Then connect a 9v battery over the + and - and see what happens. Tell me if you are going to try this - I want time to crawl under the bed and put my fingers in my ears.
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  #21  
Old Sun 25 February 2007, 02:30
reza forushani
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YES. I will try anything. Worst case I have to buy more fingers.
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  #22  
Old Sun 25 February 2007, 13:06
Mike Richards
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Reza, you've really got me puzzled. I just connected an old grayhill SSR to a light bulb, just like you described. I used a nine-volt battery, just as Gerald sugested. Everything worked perfectly. With the battery disconnected (nothing attached to the input terminals) the light bulb was OFF. With the battery attached to the input terminals, the light bulb was ON.

When I looked that the catalog page for the SSR that you're using, it states that the leakage current for the 225DIN-DC model that you're using is 10mA, which would not be enough current to light up a light bulb. The minimum load current has to be at least 120mA, so you probably can't use that SSR to drive an indicator lamp, but, with the 25-Amp rating, it would be more than adequate to run a router.

Tomorrow when I can get a few other parts, I'll try another experiment or two to see if I can figure out why your SSR is behaving the way that it does.
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  #23  
Old Sun 25 February 2007, 13:13
Gerald_D
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Mike, I am suspicious that he used some fluorescent type lamp (maybe with electronic "excitation") which sometimes start glowing under mysterious circumstances. And I suggested the paperclip to make sure there is no difference in voltage between the input terminals. My feeling is that relay is absolutely perfect for the router, and that it will work fine when connected to the PMDX-122.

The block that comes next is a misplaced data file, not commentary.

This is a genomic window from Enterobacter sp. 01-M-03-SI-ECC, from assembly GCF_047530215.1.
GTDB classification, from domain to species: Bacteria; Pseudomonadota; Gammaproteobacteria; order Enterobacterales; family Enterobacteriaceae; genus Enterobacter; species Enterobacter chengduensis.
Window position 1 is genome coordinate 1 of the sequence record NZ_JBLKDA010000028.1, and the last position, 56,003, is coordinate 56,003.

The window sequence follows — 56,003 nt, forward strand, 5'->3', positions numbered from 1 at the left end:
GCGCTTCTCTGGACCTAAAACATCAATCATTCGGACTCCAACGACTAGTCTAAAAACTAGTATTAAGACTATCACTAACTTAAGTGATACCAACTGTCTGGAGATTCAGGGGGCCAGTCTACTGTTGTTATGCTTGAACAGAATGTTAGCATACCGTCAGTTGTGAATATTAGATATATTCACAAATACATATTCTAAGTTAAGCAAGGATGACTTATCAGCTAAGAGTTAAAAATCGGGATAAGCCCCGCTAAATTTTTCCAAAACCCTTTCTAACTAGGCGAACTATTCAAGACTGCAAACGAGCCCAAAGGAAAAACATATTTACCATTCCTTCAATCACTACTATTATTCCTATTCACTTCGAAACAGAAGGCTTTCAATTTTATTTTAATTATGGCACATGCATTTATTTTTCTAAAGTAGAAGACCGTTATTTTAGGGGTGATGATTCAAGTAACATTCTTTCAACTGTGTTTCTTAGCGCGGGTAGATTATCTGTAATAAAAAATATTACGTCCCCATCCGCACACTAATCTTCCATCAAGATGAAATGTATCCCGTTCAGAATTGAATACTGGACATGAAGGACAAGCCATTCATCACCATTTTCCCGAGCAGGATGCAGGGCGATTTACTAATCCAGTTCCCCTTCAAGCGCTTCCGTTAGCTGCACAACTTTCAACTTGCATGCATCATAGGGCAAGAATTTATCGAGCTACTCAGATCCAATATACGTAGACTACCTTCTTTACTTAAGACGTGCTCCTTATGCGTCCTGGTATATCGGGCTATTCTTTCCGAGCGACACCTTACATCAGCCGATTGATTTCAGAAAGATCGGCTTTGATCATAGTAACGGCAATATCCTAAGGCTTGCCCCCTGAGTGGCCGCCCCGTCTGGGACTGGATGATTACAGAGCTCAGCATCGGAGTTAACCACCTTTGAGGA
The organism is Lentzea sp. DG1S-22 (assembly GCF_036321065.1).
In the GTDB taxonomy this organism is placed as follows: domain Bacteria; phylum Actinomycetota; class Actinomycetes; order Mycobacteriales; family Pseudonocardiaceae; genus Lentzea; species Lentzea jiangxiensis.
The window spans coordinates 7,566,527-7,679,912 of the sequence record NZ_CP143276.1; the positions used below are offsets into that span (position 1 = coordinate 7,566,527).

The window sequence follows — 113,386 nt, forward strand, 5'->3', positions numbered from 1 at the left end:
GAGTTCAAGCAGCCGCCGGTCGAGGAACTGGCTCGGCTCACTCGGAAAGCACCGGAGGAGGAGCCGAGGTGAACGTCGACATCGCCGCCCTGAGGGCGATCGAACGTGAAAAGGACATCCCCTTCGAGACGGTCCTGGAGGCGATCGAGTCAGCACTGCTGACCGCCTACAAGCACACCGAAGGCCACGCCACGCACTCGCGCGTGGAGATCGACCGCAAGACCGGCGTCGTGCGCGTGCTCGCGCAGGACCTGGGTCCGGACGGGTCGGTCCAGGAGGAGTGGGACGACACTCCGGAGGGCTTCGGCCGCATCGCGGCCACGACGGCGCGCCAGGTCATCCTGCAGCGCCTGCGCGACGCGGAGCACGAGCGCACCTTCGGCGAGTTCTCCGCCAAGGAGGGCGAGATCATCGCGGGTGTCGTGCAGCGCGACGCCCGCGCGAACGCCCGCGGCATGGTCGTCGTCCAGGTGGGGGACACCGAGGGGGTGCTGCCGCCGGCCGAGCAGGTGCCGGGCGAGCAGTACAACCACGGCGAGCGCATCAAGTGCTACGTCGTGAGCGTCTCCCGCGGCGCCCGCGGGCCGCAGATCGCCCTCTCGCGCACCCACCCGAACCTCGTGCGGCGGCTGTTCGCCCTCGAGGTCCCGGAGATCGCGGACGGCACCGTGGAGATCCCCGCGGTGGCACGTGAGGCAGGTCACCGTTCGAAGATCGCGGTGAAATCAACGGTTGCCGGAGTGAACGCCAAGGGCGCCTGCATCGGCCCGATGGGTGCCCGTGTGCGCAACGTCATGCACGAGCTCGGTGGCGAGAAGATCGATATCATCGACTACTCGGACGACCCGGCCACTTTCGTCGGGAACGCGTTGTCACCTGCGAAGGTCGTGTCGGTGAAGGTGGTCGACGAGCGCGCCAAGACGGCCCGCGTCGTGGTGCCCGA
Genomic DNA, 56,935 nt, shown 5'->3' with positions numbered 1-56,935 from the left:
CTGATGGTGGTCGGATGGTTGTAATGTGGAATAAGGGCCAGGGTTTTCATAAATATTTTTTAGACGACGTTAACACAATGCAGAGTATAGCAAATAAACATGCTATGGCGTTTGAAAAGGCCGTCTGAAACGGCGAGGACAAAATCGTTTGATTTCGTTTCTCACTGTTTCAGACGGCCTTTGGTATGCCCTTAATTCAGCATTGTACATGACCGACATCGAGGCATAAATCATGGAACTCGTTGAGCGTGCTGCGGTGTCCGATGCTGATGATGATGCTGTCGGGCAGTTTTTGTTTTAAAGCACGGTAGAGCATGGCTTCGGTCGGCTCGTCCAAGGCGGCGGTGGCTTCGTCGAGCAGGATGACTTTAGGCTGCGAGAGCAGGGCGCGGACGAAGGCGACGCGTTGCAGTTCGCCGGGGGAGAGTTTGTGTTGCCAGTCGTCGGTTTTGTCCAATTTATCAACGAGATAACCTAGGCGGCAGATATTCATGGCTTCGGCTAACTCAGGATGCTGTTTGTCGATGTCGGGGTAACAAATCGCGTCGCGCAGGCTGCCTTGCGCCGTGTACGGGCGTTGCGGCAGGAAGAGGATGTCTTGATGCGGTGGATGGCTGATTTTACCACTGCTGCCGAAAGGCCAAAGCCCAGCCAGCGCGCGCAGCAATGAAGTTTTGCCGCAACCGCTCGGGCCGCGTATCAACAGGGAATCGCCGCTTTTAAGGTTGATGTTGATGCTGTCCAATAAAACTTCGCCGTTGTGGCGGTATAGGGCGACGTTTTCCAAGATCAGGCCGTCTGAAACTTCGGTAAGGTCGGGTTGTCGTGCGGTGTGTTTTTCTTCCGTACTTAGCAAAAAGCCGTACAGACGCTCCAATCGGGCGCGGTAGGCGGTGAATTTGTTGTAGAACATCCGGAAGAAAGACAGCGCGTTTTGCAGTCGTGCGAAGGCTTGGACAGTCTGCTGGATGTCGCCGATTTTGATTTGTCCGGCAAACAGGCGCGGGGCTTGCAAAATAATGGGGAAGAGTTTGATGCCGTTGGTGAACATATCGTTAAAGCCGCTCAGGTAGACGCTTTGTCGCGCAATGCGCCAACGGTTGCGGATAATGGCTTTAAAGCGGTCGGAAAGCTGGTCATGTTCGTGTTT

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  #24  
Old Sun 25 February 2007, 14:05
reza forushani
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Gerald

I emailed a couple of pictures I couldn't upload.
It shows the light bulb and relay set up.
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  #25  
Old Sun 25 February 2007, 14:25
reza forushani
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I had an electrician check things out and we have concluded that the realy is BAD. We will order another relay and test it and let you know.
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  #26  
Old Sun 25 February 2007, 22:59
Gerald_D
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Got the pic, thanks.